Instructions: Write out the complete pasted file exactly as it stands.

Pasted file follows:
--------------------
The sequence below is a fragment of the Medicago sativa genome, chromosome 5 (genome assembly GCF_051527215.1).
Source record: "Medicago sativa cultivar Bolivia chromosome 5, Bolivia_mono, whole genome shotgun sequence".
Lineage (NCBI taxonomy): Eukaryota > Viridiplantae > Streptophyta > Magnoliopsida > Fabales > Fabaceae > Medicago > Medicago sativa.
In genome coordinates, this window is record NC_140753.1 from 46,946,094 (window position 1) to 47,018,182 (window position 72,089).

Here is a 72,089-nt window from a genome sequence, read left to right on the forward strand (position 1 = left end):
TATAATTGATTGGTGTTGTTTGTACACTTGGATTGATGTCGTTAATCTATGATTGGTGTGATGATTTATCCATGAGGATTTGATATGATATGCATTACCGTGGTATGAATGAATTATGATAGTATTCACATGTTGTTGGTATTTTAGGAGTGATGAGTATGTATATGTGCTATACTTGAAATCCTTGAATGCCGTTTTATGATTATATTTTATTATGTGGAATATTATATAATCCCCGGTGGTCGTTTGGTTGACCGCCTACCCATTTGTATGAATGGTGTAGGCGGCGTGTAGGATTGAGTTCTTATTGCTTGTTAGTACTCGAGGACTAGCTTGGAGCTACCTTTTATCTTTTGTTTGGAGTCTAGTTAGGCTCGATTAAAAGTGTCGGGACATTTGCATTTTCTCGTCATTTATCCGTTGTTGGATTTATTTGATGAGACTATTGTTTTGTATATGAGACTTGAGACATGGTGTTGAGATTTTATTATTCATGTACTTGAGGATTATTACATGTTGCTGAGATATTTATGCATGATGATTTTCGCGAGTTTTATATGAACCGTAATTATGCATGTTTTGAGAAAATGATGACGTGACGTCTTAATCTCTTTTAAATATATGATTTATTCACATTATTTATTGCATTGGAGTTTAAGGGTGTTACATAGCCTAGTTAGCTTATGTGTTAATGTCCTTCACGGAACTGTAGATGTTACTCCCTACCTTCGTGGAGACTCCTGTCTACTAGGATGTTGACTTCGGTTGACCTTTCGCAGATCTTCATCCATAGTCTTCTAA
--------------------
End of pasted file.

The sequence below is a fragment of the Medicago sativa genome, chromosome 5 (genome assembly GCF_051527215.1).
Source record: "Medicago sativa cultivar Bolivia chromosome 5, Bolivia_mono, whole genome shotgun sequence".
Lineage (NCBI taxonomy): Eukaryota > Viridiplantae > Streptophyta > Magnoliopsida > Fabales > Fabaceae > Medicago > Medicago sativa.
In genome coordinates, this window is record NC_140753.1 from 46,946,094 (window position 1) to 47,018,182 (window position 72,089).

Here is a 72,089-nt window from a genome sequence, read left to right on the forward strand (position 1 = left end):
TATAATTGATTGGTGTTGTTTGTACACTTGGATTGATGTCGTTAATCTATGATTGGTGTGATGATTTATCCATGAGGATTTGATATGATATGCATTACCGTGGTATGAATGAATTATGATAGTATTCACATGTTGTTGGTATTTTAGGAGTGATGAGTATGTATATGTGCTATACTTGAAATCCTTGAATGCCGTTTTATGATTATATTTTATTATGTGGAATATTATATAATCCCCGGTGGTCGTTTGGTTGACCGCCTACCCATTTGTATGAATGGTGTAGGCGGCGTGTAGGATTGAGTTCTTATTGCTTGTTAGTACTCGAGGACTAGCTTGGAGCTACCTTTTATCTTTTGTTTGGAGTCTAGTTAGGCTCGATTAAAAGTGTCGGGACATTTGCATTTTCTCGTCATTTATCCGTTGTTGGATTTATTTGATGAGACTATTGTTTTGTATATGAGACTTGAGACATGGTGTTGAGATTTTATTATTCATGTACTTGAGGATTATTACATGTTGCTGAGATATTTATGCATGATGATTTTCGCGAGTTTTATATGAACCGTAATTATGCATGTTTTGAGAAAATGATGACGTGACGTCTTAATCTCTTTTAAATATATGATTTATTCACATTATTTATTGCATTGGAGTTTAAGGGTGTTACATAGCCTAGTTAGCTTATGTGTTAATGTCCTTCACGGAACTGTAGATGTTACTCCCTACCTTCGTGGAGACTCCTGTCTACTAGGATGTTGACTTCGGTTGACCTTTCGCAGATCTTCATCCATAGTCTTCTAA